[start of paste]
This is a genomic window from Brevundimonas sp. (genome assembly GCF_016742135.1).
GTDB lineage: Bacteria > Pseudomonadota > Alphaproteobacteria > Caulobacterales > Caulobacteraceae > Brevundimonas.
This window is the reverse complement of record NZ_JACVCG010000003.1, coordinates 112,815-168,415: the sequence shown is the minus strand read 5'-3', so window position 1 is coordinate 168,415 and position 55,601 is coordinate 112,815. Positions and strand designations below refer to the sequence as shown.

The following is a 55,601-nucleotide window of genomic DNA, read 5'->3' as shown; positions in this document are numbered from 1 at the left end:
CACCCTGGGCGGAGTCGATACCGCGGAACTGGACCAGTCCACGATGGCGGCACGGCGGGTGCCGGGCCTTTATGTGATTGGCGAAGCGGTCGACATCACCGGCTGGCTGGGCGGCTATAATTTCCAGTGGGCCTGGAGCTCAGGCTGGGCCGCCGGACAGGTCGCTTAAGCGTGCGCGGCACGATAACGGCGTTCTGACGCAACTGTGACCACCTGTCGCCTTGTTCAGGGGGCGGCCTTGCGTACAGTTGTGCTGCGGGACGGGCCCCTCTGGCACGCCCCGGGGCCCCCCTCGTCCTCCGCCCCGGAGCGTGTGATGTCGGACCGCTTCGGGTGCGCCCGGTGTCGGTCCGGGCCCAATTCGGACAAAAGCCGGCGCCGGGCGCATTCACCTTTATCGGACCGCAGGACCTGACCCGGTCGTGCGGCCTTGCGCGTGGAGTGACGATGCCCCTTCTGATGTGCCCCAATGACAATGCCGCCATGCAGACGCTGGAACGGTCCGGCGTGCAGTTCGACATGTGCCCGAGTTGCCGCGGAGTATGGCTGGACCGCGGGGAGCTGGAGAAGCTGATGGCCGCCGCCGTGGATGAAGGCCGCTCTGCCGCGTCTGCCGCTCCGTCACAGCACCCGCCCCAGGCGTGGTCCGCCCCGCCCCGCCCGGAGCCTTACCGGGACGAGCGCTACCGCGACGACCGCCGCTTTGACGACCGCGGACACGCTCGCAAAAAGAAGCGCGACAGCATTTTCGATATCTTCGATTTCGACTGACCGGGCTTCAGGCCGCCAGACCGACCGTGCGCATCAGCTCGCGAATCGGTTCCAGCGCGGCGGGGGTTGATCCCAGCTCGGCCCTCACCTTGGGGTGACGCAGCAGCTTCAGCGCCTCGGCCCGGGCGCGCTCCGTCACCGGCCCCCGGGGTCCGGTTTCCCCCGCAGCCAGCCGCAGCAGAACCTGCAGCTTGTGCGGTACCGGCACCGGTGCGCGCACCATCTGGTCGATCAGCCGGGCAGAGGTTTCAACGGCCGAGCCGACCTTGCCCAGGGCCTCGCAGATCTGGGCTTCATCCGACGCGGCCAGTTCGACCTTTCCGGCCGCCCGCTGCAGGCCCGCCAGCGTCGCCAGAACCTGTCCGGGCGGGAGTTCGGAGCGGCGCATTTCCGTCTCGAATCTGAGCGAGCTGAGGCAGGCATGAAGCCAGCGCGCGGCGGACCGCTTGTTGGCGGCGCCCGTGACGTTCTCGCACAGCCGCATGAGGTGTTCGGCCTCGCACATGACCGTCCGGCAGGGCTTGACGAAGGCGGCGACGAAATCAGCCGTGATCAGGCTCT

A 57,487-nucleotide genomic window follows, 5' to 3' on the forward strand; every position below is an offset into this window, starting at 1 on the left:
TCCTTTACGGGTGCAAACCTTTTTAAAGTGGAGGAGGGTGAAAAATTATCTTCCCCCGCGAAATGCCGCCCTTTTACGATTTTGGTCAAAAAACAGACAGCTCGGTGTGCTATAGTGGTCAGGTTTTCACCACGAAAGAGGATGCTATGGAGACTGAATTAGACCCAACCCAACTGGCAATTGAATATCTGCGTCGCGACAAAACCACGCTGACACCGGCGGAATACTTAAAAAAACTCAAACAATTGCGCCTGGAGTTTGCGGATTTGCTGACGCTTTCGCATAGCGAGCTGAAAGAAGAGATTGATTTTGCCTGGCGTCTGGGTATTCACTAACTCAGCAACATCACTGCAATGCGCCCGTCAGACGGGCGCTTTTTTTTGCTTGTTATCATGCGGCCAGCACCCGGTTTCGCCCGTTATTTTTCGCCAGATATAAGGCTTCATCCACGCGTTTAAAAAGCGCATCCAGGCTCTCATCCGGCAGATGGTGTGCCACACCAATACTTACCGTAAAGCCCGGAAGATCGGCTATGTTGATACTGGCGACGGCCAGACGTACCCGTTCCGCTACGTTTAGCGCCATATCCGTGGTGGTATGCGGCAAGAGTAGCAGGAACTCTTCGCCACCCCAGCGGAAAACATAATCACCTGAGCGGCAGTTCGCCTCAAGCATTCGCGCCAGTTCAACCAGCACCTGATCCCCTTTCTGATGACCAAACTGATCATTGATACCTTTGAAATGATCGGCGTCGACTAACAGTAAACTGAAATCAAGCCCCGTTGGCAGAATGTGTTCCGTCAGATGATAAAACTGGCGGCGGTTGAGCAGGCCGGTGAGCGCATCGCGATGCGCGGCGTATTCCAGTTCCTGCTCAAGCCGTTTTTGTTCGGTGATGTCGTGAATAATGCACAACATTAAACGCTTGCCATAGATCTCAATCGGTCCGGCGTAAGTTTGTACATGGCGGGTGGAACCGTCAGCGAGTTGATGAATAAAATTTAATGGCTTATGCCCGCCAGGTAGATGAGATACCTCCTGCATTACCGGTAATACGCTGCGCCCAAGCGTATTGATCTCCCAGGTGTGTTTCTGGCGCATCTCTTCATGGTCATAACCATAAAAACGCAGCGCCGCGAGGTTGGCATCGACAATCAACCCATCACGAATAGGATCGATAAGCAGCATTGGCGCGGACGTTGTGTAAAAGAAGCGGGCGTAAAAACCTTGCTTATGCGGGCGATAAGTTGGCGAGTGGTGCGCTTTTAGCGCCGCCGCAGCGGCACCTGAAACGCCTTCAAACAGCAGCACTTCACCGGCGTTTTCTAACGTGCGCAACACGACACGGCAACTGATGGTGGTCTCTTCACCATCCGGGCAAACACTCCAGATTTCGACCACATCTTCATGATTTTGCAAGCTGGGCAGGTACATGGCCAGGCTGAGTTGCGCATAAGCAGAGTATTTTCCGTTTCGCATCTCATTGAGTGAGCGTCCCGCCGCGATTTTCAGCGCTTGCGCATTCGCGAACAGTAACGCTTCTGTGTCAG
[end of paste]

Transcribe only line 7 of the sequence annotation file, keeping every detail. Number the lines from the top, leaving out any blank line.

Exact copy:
TCCTTTACGGGTGCAAACCTTTTTAAAGTGGAGGAGGGTGAAAAATTATCTTCCCCCGCGAAATGCCGCCCTTTTACGATTTTGGTCAAAAAACAGACAGCTCGGTGTGCTATAGTGGTCAGGTTTTCACCACGAAAGAGGATGCTATGGAGACTGAATTAGACCCAACCCAACTGGCAATTGAATATCTGCGTCGCGACAAAACCACGCTGACACCGGCGGAATACTTAAAAAAACTCAAACAATTGCGCCTGGAGTTTGCGGATTTGCTGACGCTTTCGCATAGCGAGCTGAAAGAAGAGATTGATTTTGCCTGGCGTCTGGGTATTCACTAACTCAGCAACATCACTGCAATGCGCCCGTCAGACGGGCGCTTTTTTTTGCTTGTTATCATGCGGCCAGCACCCGGTTTCGCCCGTTATTTTTCGCCAGATATAAGGCTTCATCCACGCGTTTAAAAAGCGCATCCAGGCTCTCATCCGGCAGATGGTGTGCCACACCAATACTTACCGTAAAGCCCGGAAGATCGGCTATGTTGATACTGGCGACGGCCAGACGTACCCGTTCCGCTACGTTTAGCGCCATATCCGTGGTGGTATGCGGCAAGAGTAGCAGGAACTCTTCGCCACCCCAGCGGAAAACATAATCACCTGAGCGGCAGTTCGCCTCAAGCATTCGCGCCAGTTCAACCAGCACCTGATCCCCTTTCTGATGACCAAACTGATCATTGATACCTTTGAAATGATCGGCGTCGACTAACAGTAAACTGAAATCAAGCCCCGTTGGCAGAATGTGTTCCGTCAGATGATAAAACTGGCGGCGGTTGAGCAGGCCGGTGAGCGCATCGCGATGCGCGGCGTATTCCAGTTCCTGCTCAAGCCGTTTTTGTTCGGTGATGTCGTGAATAATGCACAACATTAAACGCTTGCCATAGATCTCAATCGGTCCGGCGTAAGTTTGTACATGGCGGGTGGAACCGTCAGCGAGTTGATGAATAAAATTTAATGGCTTATGCCCGCCAGGTAGATGAGATACCTCCTGCATTACCGGTAATACGCTGCGCCCAAGCGTATTGATCTCCCAGGTGTGTTTCTGGCGCATCTCTTCATGGTCATAACCATAAAAACGCAGCGCCGCGAGGTTGGCATCGACAATCAACCCATCACGAATAGGATCGATAAGCAGCATTGGCGCGGACGTTGTGTAAAAGAAGCGGGCGTAAAAACCTTGCTTATGCGGGCGATAAGTTGGCGAGTGGTGCGCTTTTAGCGCCGCCGCAGCGGCACCTGAAACGCCTTCAAACAGCAGCACTTCACCGGCGTTTTCTAACGTGCGCAACACGACACGGCAACTGATGGTGGTCTCTTCACCATCCGGGCAAACACTCCAGATTTCGACCACATCTTCATGATTTTGCAAGCTGGGCAGGTACATGGCCAGGCTGAGTTGCGCATAAGCAGAGTATTTTCCGTTTCGCATCTCATTGAGTGAGCGTCCCGCCGCGATTTTCAGCGCTTGCGCATTCGCGAACAGTAACGCTTCTGTGTCAG